The Temper Trap hand London a Sweet Disposition
The Temper Trap – they’re not just the biggest contemporary Australian band at the moment, they are also the latest conquerors of London’s Koko. Over two huge nights in Camden last week, the Aussie rockers (now famous the world over) served it up to screaming Aussie expats and thrilled to bits Brits.
THE TEMPER TRAP. They’re not just the biggest contemporary Australian band at the moment, they are also the latest conquerors of London’s Koko. Over two huge nights in Camden last week, the Aussie rockers (now famous the world over) served it up to screaming Aussie expats and thrilled to bits Brits.
While it may have taken the five-piece a little while to warm-up, as they played some new songs off their just released self-titled new album Temper Trap, once they hit their straps there was no denying that these guys are on a serious course for world domination.
‘Love Lost’ and new single ‘Rabbit Hole’ were the appetisers for the insatiable London crowd but it was ‘Down River’ that seemed to wake lead singer Dougy Mandagi up into the infectious force that he’s known to be. Once in full flight, Mandagi and his Temper Trap crew soared from blissful highs to soulful lows.
The build up to their encore was mesmirising, which even had the visiting Chris Lilley (of Summer Heights High and Angry Boys fame) enraptured. ‘Science Of Fear’ led onto ‘Resurrection’ which fuelled ‘Drum Song’ and when Mandagi wasn’t belting out powerful notes from the front of stage, he was prancing around with drumsticks in hand, adding to the river of sound. They were electric, they were awesome, they were The Temper Trap. And when they were in their element, there was no stopping them.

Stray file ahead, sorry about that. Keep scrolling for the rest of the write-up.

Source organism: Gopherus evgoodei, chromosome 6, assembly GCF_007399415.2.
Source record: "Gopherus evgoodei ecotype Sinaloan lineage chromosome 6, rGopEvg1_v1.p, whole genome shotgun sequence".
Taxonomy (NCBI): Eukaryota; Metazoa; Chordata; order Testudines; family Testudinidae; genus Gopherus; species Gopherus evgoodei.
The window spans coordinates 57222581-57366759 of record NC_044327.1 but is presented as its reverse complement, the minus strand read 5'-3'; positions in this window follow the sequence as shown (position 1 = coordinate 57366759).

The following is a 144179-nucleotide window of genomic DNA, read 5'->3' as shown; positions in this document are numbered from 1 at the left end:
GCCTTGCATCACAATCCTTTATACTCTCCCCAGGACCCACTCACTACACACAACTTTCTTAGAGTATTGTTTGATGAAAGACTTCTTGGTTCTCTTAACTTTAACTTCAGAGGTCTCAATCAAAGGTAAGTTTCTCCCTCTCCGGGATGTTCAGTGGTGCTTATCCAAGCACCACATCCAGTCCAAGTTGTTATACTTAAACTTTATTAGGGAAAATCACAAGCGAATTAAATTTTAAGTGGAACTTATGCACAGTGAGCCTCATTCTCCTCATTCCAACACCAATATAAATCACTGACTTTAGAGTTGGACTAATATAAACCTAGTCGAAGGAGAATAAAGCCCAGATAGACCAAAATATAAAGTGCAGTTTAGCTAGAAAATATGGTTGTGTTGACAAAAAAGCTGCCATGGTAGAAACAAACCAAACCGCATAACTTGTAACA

When the band returned to the stage for their encore – after a brief break that had the palpable crowd wanting more (one excited expat tried unsuccessfully to get the chant ‘Aussie, Aussie, Aussie’ going), they lifted to yet another level. A beautifully drawn out ‘Soldier On’ had hearts in throats, but the night could only belong to one song – the internationally acclaimed ‘Sweet Disposition’. Masking it cleverly with another track to begin, when the famous chords started to show through – the crowd went crazy and the band even more so. The force that is The Temper Trap and their army of admirers lifted the roof and fed the night with what is, for this scribe at least, one of the best songs of all time.
It was hard to come down from the high that ‘Sweet Disposition’ left the crowd on but after the show The Temper Trap frontman told Australian Times that it’s just as hard for the band to top playing in front of an Aussie crowd.
“It’s very good, very good playing in London – but nothing tops your hometown crowds,” Mandagi said after the gig. As an expat Australian living in London himself, he said he loved the support the band enjoys from the London Aussie community here but doesn’t necessarily want to limit their audience to just the Antipodean set.
“Luckily for us it’s not always just Australians, because when you go overseas you don’t want to play to just Australians, that means that something’s not right.”
However, no matter where they are in the world or where their success might take them, Mandagi said the band would never forget their Aussie roots.
“We’re not shy about the fact that we’re an Australian band – we’re quite proud of it and you know, we’re a long way from home so it feels good to be making a life somewhere – especially in a place like London – where there are so many things going on, so much competition. We’re just a small little band from Australia but we’re making an impact here – it’s a good feeling and we’re glad to be representing Australia!”
Images by Justin Ng
The Temper Trap will play the Summer Series at Somerset House on 11 July